Going it alone

I don’t think a decision was ever really made but we found ourselves slamming into the wind and current flooding into St. Simons Inlet, pretty much like all the inlets we’ve seen. Rough going with that North east wind that just won’t give up. NOAA grib files said otherwise so we pressed on. We were determined to get the sails up and see what this baby would do, just not while bashing into the teeth of this wind.

We hung a left at the 20 mile marker and paused to raise sail which in Escape Velocity is, to us, a technical wonder. As we tried to recall what Roger and Danielle told us to absolutely do and never do, we managed to tension the proper lines and push the up button on the electric winch and with lines going this way and that and no small amount of spaghetti in the cockpit, we were sailing. It seemed so easy for Danielle.

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The wind did not clock around so we motor-sailed pinching and getting any easting we could. Contrary winds notwithstanding it was a beautiful day.

Where were we headed? We knew our friends had to divert to Charelston because of their autopilot packing in but we fancied further horizons. It was about at this time that I thought that I’ve barely checked out EV’s autopilot. The screen read-out blinked “Trip”. I thought why yes I’ll have one of those. I finished programming and pushed the Make It So button and up pops the cryptic message Rud Drv. Not today my friend! No worries, we have an emergency wheel autopilot. No messages this time, just a crisp Yes Sir. That’s what I like. A minute later I pushed in a course correction and got another message, Drive Stop. No Autopilot! This means that every second we’re out here, one of us will be glued to the wheel. This will be tough.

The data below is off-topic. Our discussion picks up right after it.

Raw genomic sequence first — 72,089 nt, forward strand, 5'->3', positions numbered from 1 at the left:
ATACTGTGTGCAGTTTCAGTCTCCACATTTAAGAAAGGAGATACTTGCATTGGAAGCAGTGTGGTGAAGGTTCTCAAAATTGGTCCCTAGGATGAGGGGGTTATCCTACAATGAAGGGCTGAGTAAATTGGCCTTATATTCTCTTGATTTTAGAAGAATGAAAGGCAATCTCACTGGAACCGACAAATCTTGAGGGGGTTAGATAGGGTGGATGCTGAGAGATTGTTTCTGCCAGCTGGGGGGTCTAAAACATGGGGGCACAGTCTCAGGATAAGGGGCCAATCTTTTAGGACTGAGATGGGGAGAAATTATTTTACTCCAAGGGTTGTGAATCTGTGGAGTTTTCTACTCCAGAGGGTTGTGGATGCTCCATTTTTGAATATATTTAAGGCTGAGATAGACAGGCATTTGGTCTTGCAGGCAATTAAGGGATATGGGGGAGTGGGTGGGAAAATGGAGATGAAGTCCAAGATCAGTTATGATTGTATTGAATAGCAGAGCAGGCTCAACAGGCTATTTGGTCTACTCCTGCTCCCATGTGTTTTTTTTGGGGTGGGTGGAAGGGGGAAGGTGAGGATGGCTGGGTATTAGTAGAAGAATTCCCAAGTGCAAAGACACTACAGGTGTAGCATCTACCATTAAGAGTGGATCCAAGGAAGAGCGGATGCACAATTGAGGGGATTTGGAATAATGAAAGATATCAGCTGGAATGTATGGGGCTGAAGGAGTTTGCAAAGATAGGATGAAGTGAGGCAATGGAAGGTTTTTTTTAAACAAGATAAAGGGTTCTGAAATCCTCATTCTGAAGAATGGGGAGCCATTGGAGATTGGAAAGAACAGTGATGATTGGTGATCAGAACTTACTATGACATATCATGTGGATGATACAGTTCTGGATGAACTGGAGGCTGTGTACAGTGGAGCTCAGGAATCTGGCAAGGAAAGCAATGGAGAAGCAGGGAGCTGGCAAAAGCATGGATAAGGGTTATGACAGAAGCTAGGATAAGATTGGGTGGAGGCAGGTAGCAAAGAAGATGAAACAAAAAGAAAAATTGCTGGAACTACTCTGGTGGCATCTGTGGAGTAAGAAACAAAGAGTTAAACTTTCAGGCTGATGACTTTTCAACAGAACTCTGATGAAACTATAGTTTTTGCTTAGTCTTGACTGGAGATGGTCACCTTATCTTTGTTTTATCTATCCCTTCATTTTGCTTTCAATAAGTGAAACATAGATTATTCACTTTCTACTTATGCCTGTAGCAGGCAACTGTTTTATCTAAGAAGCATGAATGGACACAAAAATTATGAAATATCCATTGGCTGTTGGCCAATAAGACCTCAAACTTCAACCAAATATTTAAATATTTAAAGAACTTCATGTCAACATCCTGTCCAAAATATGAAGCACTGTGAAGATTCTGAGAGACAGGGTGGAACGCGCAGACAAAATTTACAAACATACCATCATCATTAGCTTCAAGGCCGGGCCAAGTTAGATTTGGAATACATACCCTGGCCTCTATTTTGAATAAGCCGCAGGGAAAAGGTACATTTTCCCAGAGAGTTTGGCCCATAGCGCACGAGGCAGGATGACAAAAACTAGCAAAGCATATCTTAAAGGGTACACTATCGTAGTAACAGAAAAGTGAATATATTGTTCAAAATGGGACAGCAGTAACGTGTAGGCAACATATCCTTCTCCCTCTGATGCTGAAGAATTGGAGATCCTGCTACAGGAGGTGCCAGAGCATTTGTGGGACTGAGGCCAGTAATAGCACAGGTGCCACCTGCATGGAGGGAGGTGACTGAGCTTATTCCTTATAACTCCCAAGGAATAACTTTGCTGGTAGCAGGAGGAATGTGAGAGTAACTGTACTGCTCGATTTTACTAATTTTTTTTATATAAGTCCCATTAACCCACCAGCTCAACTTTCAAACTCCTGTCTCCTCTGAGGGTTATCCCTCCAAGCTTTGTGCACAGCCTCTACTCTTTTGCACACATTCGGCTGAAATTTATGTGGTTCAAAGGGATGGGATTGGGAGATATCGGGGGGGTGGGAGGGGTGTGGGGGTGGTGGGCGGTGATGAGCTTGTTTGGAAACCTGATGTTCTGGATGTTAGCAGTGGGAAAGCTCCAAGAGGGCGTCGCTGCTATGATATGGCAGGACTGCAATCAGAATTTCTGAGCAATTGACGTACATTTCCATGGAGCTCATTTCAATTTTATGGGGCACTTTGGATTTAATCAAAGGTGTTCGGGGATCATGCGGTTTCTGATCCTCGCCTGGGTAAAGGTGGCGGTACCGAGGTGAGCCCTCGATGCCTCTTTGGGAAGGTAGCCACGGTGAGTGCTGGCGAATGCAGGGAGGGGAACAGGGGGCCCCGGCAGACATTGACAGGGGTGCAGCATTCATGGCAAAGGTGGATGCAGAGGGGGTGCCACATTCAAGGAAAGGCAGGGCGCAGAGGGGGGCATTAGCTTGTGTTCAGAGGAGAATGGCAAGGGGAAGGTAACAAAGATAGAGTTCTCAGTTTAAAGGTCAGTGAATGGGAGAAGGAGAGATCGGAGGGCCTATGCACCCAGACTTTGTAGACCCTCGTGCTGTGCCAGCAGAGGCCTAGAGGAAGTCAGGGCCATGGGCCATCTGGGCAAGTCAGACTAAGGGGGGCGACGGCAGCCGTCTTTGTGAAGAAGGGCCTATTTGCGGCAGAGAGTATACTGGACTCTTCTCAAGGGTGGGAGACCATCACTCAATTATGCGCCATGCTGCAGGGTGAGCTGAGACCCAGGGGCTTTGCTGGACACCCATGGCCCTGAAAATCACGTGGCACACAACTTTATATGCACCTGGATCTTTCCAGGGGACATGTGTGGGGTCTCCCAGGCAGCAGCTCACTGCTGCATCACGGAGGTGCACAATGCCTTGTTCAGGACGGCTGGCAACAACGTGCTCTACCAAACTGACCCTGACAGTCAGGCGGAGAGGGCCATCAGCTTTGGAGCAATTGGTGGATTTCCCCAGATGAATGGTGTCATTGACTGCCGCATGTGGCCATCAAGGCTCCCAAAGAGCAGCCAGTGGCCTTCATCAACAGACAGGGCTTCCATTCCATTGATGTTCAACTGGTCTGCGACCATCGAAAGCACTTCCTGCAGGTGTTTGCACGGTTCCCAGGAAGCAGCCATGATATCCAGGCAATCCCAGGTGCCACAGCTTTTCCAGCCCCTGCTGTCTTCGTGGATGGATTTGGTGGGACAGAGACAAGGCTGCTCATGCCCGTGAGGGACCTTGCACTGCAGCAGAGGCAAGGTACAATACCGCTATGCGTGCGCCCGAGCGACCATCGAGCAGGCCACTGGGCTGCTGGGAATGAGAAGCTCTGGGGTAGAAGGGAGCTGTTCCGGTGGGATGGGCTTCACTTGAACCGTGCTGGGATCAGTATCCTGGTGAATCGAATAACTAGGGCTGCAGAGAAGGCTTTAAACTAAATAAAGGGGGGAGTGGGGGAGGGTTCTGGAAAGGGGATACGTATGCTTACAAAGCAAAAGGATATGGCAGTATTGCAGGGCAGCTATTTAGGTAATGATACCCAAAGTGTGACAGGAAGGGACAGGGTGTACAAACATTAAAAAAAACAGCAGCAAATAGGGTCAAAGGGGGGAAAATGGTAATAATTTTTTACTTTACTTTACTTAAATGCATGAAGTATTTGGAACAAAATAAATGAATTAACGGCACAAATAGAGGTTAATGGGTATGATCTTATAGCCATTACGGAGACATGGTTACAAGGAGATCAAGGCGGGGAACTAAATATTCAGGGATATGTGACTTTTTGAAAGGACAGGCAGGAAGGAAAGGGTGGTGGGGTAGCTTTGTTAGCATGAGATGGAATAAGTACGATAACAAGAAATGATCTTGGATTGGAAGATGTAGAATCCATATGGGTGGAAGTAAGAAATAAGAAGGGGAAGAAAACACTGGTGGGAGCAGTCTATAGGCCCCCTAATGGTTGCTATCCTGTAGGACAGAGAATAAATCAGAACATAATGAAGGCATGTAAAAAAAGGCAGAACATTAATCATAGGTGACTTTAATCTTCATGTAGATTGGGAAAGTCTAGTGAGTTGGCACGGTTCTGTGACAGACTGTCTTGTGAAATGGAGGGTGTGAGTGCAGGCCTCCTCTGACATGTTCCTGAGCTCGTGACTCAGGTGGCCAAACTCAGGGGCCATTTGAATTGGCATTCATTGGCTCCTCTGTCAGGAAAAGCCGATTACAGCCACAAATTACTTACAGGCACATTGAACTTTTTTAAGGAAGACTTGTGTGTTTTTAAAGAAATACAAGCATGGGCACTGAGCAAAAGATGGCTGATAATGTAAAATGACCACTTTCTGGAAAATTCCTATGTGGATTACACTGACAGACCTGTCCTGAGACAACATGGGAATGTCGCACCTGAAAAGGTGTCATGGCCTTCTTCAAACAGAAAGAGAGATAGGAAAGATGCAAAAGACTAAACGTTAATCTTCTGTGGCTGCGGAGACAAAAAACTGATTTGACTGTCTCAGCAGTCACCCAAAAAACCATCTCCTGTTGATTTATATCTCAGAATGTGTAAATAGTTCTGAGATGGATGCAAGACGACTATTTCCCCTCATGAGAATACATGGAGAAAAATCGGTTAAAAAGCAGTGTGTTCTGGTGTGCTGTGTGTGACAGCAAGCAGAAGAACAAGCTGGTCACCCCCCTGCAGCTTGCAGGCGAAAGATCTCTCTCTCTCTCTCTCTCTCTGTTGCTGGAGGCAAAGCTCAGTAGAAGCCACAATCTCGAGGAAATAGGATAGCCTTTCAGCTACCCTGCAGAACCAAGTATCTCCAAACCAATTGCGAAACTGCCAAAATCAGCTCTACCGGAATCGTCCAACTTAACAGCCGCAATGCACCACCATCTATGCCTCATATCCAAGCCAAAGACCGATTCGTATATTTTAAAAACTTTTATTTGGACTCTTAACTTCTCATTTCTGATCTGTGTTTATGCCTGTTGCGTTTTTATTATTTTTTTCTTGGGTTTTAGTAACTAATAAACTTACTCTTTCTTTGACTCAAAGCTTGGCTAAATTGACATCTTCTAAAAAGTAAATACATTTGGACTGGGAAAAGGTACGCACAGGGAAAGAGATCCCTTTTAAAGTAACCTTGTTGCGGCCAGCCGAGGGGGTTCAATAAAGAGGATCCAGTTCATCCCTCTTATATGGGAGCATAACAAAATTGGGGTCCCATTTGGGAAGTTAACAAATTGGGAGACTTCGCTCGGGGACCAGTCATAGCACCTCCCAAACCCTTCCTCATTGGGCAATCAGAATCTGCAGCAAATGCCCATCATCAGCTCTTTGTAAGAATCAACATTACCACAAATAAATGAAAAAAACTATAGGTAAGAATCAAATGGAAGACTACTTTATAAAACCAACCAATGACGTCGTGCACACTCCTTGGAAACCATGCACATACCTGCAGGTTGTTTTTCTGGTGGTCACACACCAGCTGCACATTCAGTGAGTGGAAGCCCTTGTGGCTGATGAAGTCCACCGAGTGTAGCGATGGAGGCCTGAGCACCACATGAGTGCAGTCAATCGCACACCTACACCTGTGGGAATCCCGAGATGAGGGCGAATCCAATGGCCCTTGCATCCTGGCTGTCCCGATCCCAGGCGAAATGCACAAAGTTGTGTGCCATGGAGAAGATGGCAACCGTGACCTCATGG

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It was a chilly, incredibly dark night, with just a sliver of a new moon poking its crescent barely above the horizon. We steered by the soft glow of the compass binnacle light and tried to decipher the little squiggles on the radar screen. It’s awfully disorienting at sea on a night as dark as this.

Our watches lasted about one and a half hours. That’s all we could take. I think Marce stood more than me.

About 8:am I took over and we dropped the sails, and brought her in through historic Charleston Harbour past Fort Sumter, all the way up Wappoo Creek to a beautiful anchorage.

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2 Comments

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2 Responses to Going it alone

  1. First sails up. Congratulations. Bet it feels good.

    Wess

  2. Anita

    Good to hear that you survived getting the sail up and the night. Enjoy Charlston!

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